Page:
by Samantha Kuplicki, MSN, APRN-CNS, ACNS-BC, CWS, CWCN, CFCN
by the WoundSource Editors
Psoriasis is a chronic, noncontagious skin disease resulting from an atypical autoimmune response which leads to accelerated skin growth and the formation of skin lesions. Psoriasis causes skin cells that typically take a month to grow to form in a matter of days. This in turn leads to the buildup of cells on the surface of the skin which then form silvery scales over red, dry, itchy patches called plaques. The most common form of psoriasis (and the focus of this article) is the abovementioned plaque psoriasis, also referred to as psoriasis vulgaris, accounting for 80-90% of psoriatic patients.
While psoriasis is considered to be a skin disease, it is actually caused by an underlying autoimmune disorder. In this case, T-cells which typically protect the body from infection are activated, causing inflammation and an increase in the rate of cell production. Typically, skin grows in such a way to replace itself around every 30 days. However, with psoriasis the skin replaces itself faster than it can slough off, resulting in silvery plaques over the affected skin.
With plaque psoriasis, the affected area will turn red with inflammation and be covered with silvery dry scales. Typically these lesions form on the elbows, knees, scalp and trunk, though psoriasis can affect any area on the body, including the soft tissue inside of the mouth. When removed, the skin underneath these plaques will often display telltale punctate bleeding points, referred to as the Auspitz sign. Typically, plaques will occur symmetrically on both sides of the body, and can be both itchy and painful. Psoriasis can also affect the joints, with inflammation causing discomfort or even distortion, and is referred to as psoriatic arthritis. Most patients will experience symptoms of psoriasis in cycles, with the affected area flaring up for a time before subsiding or going into full remission.
While the exact cause of psoriasis is unknown, in most cases the condition is hereditary (although multiple genes are involved, so it is often unclear from whom it has been inherited). In some cases, the first outbreak can be triggered by stress, skin injury, or streptococcal infection, such as strep throat. While it is currently accepted that the immune system plays an important role in the overproduction of skin cells leading to psoriasis, the extent of involvement and exact role it plays is still unclear.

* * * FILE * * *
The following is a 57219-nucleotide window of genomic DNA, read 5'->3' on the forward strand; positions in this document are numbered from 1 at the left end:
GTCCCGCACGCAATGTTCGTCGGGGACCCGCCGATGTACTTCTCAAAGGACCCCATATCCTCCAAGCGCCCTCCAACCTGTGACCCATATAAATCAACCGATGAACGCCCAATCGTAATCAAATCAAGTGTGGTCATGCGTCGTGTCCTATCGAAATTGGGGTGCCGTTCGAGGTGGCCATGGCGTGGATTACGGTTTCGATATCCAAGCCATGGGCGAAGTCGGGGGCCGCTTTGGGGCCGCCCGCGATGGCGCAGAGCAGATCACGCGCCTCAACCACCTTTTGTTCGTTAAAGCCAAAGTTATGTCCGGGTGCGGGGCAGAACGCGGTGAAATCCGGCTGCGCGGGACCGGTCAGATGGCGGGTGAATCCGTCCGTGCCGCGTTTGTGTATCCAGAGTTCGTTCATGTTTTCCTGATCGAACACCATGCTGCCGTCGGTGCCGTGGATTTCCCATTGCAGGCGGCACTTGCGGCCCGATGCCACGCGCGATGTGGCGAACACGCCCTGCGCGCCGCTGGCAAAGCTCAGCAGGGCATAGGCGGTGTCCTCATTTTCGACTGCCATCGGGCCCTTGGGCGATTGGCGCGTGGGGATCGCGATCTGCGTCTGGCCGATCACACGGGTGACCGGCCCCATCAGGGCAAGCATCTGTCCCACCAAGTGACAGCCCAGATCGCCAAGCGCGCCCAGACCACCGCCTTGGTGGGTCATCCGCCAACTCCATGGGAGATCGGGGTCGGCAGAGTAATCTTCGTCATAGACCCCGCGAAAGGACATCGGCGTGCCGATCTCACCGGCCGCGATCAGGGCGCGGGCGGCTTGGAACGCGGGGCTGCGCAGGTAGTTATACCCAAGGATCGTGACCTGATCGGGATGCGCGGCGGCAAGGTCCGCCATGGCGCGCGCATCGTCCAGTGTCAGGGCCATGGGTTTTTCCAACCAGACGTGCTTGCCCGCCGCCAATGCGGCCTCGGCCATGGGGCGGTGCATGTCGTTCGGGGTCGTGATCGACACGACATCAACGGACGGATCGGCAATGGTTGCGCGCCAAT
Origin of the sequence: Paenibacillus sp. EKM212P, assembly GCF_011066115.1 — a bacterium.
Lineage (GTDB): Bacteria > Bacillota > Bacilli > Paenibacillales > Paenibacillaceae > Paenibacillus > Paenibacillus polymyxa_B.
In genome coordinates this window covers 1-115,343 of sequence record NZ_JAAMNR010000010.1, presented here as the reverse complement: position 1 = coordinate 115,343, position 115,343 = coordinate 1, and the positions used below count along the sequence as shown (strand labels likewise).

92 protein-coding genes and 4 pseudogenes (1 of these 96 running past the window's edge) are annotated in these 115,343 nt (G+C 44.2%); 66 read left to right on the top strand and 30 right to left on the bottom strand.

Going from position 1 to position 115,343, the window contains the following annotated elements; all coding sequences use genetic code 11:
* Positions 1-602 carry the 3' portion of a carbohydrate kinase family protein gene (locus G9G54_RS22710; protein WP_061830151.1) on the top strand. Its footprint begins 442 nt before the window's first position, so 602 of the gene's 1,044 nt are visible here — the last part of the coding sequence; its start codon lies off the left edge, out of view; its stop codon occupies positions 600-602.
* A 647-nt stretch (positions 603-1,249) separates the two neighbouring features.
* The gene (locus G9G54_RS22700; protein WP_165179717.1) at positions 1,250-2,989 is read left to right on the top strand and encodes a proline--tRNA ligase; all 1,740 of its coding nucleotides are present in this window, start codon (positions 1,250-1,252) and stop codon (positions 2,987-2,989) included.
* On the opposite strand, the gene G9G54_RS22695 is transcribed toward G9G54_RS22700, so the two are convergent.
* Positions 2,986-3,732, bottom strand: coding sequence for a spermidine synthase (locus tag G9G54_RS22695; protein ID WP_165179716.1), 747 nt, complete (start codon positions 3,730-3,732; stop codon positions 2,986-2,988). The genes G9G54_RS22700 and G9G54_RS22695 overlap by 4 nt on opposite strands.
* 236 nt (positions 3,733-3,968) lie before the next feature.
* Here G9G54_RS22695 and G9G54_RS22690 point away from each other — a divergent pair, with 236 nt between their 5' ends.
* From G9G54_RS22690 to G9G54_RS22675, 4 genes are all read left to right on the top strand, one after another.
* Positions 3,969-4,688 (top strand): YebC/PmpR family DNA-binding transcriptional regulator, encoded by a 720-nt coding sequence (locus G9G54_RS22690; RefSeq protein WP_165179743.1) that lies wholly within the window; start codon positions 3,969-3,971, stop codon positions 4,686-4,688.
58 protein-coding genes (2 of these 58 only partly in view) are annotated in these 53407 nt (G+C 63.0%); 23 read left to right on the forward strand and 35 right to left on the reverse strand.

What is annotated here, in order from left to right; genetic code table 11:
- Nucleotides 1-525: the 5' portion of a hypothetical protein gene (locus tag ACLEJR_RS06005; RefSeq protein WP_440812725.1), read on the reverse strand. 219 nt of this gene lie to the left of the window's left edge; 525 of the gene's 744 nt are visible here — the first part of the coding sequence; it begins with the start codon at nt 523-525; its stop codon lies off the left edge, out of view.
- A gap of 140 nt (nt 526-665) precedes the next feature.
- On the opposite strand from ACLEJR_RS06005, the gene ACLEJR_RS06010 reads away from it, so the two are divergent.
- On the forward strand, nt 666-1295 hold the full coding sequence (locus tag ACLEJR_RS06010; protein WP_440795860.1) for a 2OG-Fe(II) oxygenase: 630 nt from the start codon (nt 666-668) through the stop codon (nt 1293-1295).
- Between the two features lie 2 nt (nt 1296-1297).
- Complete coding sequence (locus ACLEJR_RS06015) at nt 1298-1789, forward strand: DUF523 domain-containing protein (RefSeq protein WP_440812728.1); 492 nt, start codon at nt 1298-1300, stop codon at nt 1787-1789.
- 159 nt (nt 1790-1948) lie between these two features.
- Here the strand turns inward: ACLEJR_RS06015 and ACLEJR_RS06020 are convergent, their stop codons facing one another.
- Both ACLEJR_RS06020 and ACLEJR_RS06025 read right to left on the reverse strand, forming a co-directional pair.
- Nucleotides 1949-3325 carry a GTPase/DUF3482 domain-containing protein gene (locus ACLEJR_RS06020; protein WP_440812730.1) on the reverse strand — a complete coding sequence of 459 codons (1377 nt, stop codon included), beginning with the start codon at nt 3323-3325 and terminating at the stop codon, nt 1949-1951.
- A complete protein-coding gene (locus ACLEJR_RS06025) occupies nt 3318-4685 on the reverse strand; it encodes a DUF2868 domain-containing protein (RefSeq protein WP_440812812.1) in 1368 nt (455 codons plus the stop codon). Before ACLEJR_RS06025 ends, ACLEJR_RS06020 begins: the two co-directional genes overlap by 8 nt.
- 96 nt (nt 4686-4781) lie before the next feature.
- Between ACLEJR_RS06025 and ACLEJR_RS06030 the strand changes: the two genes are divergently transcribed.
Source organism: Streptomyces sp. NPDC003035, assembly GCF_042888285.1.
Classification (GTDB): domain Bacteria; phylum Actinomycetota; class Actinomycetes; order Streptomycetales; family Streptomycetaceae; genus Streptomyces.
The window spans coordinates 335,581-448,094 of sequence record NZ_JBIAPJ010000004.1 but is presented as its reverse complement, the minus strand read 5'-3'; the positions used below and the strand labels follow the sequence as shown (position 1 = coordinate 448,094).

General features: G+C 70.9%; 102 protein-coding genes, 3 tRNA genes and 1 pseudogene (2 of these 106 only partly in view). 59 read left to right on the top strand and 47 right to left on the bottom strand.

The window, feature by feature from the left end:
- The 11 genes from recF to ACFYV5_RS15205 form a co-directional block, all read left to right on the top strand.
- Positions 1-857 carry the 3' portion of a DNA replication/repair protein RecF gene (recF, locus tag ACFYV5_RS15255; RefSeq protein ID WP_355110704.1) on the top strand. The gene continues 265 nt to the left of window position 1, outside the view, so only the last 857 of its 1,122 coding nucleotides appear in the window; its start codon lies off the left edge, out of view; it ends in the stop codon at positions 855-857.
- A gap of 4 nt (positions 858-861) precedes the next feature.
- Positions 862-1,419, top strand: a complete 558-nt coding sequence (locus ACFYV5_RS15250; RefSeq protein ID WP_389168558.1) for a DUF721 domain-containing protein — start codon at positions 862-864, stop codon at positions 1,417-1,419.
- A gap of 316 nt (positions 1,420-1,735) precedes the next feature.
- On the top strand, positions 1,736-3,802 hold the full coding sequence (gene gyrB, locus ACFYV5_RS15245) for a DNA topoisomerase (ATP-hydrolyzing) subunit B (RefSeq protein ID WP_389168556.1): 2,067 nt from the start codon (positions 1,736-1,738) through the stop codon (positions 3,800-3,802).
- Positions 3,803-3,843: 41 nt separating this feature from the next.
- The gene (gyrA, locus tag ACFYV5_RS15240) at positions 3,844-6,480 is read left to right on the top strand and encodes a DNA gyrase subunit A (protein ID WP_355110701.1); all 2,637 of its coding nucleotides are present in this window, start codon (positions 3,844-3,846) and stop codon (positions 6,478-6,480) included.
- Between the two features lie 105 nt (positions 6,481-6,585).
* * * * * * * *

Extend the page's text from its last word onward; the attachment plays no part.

Currently, there is no cure for psoriasis, but sufficient management of the condition and symptoms is attainable for most patients. Treatment of psoriasis varies greatly from patient to patient based on the severity of the condition.
The three levels of treatment for psoriasis, ordered by increasing severity of symptoms are:
- Topical application of corticosteroids
- Phototherapy treatments
- Systemic therapy (medications take orally, by injection or by infusion)
Due to the chronic nature of psoriasis, treatments are often combined in various ways and rotated every 6 to 24 months in order to reduce adverse reactions or resistance. Most cases of psoriasis are relatively mild, and simply applying cream or lotion to keep the skin moist can significantly improve the condition.
The following precautions can help minimize the occurrence of flare-ups and maximize the effectiveness of treatment in patients with psoriasis:
- Maintain good health in order to help the immune system fight off infections that can in turn aggravate the skin.
- Be aware of the triggers for psoriasis, most notably stress, dry winter weather, skin injury, smoking and heavy drinking.
- Keep a record of flare-ups, including any relevant information about the preceding circumstances.
- Take good care of the skin, applying lotions, creams and/or emollients daily and avoid scratching the affected area.
- After bathing, pat skin dry. Rubbing can irritate the skin and lead to lesions.
- Avoid bathing in hot water or using harsh soaps, as these can aggravate the affected skin.
For more information:
Psoriasis and Psoriatic Arthritis at the American Academy of Dermatology
Psoriasis Overview at the American Osteopathic College of Dermatology
Psoriasis Overview at the Mayo Clinic
Psoriasis Overview at the New Zealand Dermatological Society
Psoriasis Overview at WebMD
The National Psoriasis Foundation